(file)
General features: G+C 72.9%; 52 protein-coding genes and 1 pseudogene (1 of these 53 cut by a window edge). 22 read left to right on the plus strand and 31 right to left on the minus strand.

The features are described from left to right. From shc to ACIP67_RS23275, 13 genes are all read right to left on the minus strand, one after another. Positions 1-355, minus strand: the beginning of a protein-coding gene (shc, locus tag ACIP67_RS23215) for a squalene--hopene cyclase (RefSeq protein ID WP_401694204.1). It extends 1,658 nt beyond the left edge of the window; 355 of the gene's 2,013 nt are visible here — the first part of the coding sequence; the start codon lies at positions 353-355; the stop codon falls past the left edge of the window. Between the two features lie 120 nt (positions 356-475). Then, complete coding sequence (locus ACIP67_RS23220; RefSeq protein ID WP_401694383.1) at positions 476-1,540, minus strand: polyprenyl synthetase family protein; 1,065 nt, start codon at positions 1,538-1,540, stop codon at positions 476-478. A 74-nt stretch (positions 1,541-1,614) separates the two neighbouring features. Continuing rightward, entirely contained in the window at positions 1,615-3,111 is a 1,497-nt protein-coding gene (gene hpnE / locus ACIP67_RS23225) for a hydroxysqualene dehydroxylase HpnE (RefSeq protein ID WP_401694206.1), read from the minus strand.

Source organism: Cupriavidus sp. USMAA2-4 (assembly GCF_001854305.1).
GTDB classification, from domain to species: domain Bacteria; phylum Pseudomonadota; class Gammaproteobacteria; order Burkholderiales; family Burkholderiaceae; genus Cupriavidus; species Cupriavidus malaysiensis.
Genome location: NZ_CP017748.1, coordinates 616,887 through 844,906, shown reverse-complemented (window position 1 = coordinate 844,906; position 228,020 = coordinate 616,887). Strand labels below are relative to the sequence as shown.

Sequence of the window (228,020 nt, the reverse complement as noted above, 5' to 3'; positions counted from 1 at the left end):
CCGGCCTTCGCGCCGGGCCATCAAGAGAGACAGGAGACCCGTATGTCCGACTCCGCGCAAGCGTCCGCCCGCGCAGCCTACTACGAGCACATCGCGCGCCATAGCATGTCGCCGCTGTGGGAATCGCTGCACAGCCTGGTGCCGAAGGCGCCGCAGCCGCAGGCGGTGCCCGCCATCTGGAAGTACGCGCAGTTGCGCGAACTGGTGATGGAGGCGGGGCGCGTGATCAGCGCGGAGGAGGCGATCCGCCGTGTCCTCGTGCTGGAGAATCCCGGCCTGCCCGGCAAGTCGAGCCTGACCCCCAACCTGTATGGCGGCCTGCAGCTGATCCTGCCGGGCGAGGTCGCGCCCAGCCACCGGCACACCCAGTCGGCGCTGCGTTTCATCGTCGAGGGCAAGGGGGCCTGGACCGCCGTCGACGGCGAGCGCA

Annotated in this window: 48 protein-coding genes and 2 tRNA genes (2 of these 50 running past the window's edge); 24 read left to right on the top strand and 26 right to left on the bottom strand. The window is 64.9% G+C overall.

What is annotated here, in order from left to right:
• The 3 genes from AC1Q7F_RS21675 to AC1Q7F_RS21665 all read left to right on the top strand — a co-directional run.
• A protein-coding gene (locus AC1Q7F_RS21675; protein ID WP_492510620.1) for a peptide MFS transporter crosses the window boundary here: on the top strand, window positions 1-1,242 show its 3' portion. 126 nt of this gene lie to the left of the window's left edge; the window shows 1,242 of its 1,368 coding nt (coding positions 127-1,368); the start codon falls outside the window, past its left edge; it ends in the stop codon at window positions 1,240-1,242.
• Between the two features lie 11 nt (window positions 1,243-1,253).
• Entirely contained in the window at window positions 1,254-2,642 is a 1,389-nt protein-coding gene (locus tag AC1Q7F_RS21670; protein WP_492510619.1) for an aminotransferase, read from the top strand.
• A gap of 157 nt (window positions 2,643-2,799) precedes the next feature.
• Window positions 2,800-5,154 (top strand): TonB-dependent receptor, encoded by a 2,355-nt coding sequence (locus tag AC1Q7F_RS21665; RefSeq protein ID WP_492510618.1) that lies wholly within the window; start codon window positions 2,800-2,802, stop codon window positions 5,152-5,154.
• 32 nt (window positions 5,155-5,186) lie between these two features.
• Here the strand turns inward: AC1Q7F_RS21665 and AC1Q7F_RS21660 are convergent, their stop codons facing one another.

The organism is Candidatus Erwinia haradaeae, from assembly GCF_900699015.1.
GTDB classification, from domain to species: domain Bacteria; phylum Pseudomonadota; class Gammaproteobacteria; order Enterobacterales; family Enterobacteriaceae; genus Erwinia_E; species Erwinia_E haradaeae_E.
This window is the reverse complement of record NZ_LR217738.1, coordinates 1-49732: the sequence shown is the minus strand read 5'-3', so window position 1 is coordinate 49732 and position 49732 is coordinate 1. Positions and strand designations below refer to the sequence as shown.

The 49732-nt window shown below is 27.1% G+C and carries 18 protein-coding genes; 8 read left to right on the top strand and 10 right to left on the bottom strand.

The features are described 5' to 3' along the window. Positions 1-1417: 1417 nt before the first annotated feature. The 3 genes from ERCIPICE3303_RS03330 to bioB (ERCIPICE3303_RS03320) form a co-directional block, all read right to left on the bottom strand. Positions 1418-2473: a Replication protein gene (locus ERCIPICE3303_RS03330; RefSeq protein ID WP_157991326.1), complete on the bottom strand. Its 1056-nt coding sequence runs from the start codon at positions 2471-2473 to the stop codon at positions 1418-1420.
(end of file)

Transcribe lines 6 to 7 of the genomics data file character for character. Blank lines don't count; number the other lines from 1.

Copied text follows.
Sequence of the window (228,020 nt, the reverse complement as noted above, 5' to 3'; positions counted from 1 at the left end):
CCGGCCTTCGCGCCGGGCCATCAAGAGAGACAGGAGACCCGTATGTCCGACTCCGCGCAAGCGTCCGCCCGCGCAGCCTACTACGAGCACATCGCGCGCCATAGCATGTCGCCGCTGTGGGAATCGCTGCACAGCCTGGTGCCGAAGGCGCCGCAGCCGCAGGCGGTGCCCGCCATCTGGAAGTACGCGCAGTTGCGCGAACTGGTGATGGAGGCGGGGCGCGTGATCAGCGCGGAGGAGGCGATCCGCCGTGTCCTCGTGCTGGAGAATCCCGGCCTGCCCGGCAAGTCGAGCCTGACCCCCAACCTGTATGGCGGCCTGCAGCTGATCCTGCCGGGCGAGGTCGCGCCCAGCCACCGGCACACCCAGTCGGCGCTGCGTTTCATCGTCGAGGGCAAGGGGGCCTGGACCGCCGTCGACGGCGAGCGCA